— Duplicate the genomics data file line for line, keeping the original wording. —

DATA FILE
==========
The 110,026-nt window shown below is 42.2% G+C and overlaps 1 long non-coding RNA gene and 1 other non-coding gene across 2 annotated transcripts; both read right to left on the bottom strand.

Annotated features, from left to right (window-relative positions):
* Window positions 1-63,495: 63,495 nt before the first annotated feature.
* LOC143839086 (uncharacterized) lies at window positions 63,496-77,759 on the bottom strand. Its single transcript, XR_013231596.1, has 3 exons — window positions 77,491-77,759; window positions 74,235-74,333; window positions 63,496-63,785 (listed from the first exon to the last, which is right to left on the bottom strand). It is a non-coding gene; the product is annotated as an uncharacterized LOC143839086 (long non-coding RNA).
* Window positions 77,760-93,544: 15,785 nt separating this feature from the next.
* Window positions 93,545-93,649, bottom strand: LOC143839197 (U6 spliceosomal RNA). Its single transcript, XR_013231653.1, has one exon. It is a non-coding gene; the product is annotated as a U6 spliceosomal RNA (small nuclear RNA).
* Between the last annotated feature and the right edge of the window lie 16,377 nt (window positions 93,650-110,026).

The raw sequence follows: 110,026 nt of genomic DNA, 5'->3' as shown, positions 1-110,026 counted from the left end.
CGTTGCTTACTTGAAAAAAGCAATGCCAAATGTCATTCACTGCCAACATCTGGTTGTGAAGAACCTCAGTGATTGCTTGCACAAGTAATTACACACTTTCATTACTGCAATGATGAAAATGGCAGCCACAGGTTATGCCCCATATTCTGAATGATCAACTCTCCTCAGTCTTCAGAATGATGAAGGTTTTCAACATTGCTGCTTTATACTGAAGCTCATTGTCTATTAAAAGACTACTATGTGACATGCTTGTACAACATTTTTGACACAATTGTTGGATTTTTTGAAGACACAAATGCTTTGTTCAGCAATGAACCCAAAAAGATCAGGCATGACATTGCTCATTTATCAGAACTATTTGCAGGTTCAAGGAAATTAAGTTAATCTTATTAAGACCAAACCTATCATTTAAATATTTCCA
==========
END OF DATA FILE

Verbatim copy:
The 110,026-nt window shown below is 42.2% G+C and overlaps 1 long non-coding RNA gene and 1 other non-coding gene across 2 annotated transcripts; both read right to left on the bottom strand.

Annotated features, from left to right (window-relative positions):
* Window positions 1-63,495: 63,495 nt before the first annotated feature.
* LOC143839086 (uncharacterized) lies at window positions 63,496-77,759 on the bottom strand. Its single transcript, XR_013231596.1, has 3 exons — window positions 77,491-77,759; window positions 74,235-74,333; window positions 63,496-63,785 (listed from the first exon to the last, which is right to left on the bottom strand). It is a non-coding gene; the product is annotated as an uncharacterized LOC143839086 (long non-coding RNA).
* Window positions 77,760-93,544: 15,785 nt separating this feature from the next.
* Window positions 93,545-93,649, bottom strand: LOC143839197 (U6 spliceosomal RNA). Its single transcript, XR_013231653.1, has one exon. It is a non-coding gene; the product is annotated as a U6 spliceosomal RNA (small nuclear RNA).
* Between the last annotated feature and the right edge of the window lie 16,377 nt (window positions 93,650-110,026).

The raw sequence follows: 110,026 nt of genomic DNA, 5'->3' as shown, positions 1-110,026 counted from the left end.
CGTTGCTTACTTGAAAAAAGCAATGCCAAATGTCATTCACTGCCAACATCTGGTTGTGAAGAACCTCAGTGATTGCTTGCACAAGTAATTACACACTTTCATTACTGCAATGATGAAAATGGCAGCCACAGGTTATGCCCCATATTCTGAATGATCAACTCTCCTCAGTCTTCAGAATGATGAAGGTTTTCAACATTGCTGCTTTATACTGAAGCTCATTGTCTATTAAAAGACTACTATGTGACATGCTTGTACAACATTTTTGACACAATTGTTGGATTTTTTGAAGACACAAATGCTTTGTTCAGCAATGAACCCAAAAAGATCAGGCATGACATTGCTCATTTATCAGAACTATTTGCAGGTTCAAGGAAATTAAGTTAATCTTATTAAGACCAAACCTATCATTTAAATATTTCCA